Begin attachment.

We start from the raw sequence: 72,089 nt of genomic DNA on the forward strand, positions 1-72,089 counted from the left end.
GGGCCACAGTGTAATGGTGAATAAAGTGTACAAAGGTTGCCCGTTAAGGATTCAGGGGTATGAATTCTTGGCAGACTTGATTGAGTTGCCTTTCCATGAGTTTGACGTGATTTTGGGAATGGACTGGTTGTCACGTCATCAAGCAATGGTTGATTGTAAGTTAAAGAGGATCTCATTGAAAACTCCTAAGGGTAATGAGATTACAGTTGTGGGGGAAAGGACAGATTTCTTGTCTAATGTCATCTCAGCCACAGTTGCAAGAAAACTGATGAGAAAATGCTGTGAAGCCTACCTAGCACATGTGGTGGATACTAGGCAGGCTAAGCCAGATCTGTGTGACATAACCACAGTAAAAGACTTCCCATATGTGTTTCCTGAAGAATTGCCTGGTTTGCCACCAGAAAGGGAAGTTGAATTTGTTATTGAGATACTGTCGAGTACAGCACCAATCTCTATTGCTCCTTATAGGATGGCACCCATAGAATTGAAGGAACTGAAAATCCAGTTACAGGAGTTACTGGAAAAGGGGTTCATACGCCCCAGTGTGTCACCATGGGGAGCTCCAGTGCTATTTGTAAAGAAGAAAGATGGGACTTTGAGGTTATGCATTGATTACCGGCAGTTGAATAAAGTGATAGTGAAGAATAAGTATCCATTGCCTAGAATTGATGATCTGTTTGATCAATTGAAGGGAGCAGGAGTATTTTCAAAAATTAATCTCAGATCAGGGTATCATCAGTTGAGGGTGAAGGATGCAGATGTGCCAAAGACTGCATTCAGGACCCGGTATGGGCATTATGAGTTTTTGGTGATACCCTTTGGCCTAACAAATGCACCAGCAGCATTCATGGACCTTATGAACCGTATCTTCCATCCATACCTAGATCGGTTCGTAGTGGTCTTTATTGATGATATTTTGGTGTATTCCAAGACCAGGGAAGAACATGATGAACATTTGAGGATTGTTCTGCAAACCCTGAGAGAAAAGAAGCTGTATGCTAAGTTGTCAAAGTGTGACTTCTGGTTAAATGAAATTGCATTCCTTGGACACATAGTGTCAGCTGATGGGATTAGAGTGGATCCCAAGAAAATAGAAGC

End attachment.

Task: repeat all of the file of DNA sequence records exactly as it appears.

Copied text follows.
We start from the raw sequence: 72,089 nt of genomic DNA on the forward strand, positions 1-72,089 counted from the left end.
GGGCCACAGTGTAATGGTGAATAAAGTGTACAAAGGTTGCCCGTTAAGGATTCAGGGGTATGAATTCTTGGCAGACTTGATTGAGTTGCCTTTCCATGAGTTTGACGTGATTTTGGGAATGGACTGGTTGTCACGTCATCAAGCAATGGTTGATTGTAAGTTAAAGAGGATCTCATTGAAAACTCCTAAGGGTAATGAGATTACAGTTGTGGGGGAAAGGACAGATTTCTTGTCTAATGTCATCTCAGCCACAGTTGCAAGAAAACTGATGAGAAAATGCTGTGAAGCCTACCTAGCACATGTGGTGGATACTAGGCAGGCTAAGCCAGATCTGTGTGACATAACCACAGTAAAAGACTTCCCATATGTGTTTCCTGAAGAATTGCCTGGTTTGCCACCAGAAAGGGAAGTTGAATTTGTTATTGAGATACTGTCGAGTACAGCACCAATCTCTATTGCTCCTTATAGGATGGCACCCATAGAATTGAAGGAACTGAAAATCCAGTTACAGGAGTTACTGGAAAAGGGGTTCATACGCCCCAGTGTGTCACCATGGGGAGCTCCAGTGCTATTTGTAAAGAAGAAAGATGGGACTTTGAGGTTATGCATTGATTACCGGCAGTTGAATAAAGTGATAGTGAAGAATAAGTATCCATTGCCTAGAATTGATGATCTGTTTGATCAATTGAAGGGAGCAGGAGTATTTTCAAAAATTAATCTCAGATCAGGGTATCATCAGTTGAGGGTGAAGGATGCAGATGTGCCAAAGACTGCATTCAGGACCCGGTATGGGCATTATGAGTTTTTGGTGATACCCTTTGGCCTAACAAATGCACCAGCAGCATTCATGGACCTTATGAACCGTATCTTCCATCCATACCTAGATCGGTTCGTAGTGGTCTTTATTGATGATATTTTGGTGTATTCCAAGACCAGGGAAGAACATGATGAACATTTGAGGATTGTTCTGCAAACCCTGAGAGAAAAGAAGCTGTATGCTAAGTTGTCAAAGTGTGACTTCTGGTTAAATGAAATTGCATTCCTTGGACACATAGTGTCAGCTGATGGGATTAGAGTGGATCCCAAGAAAATAGAAGC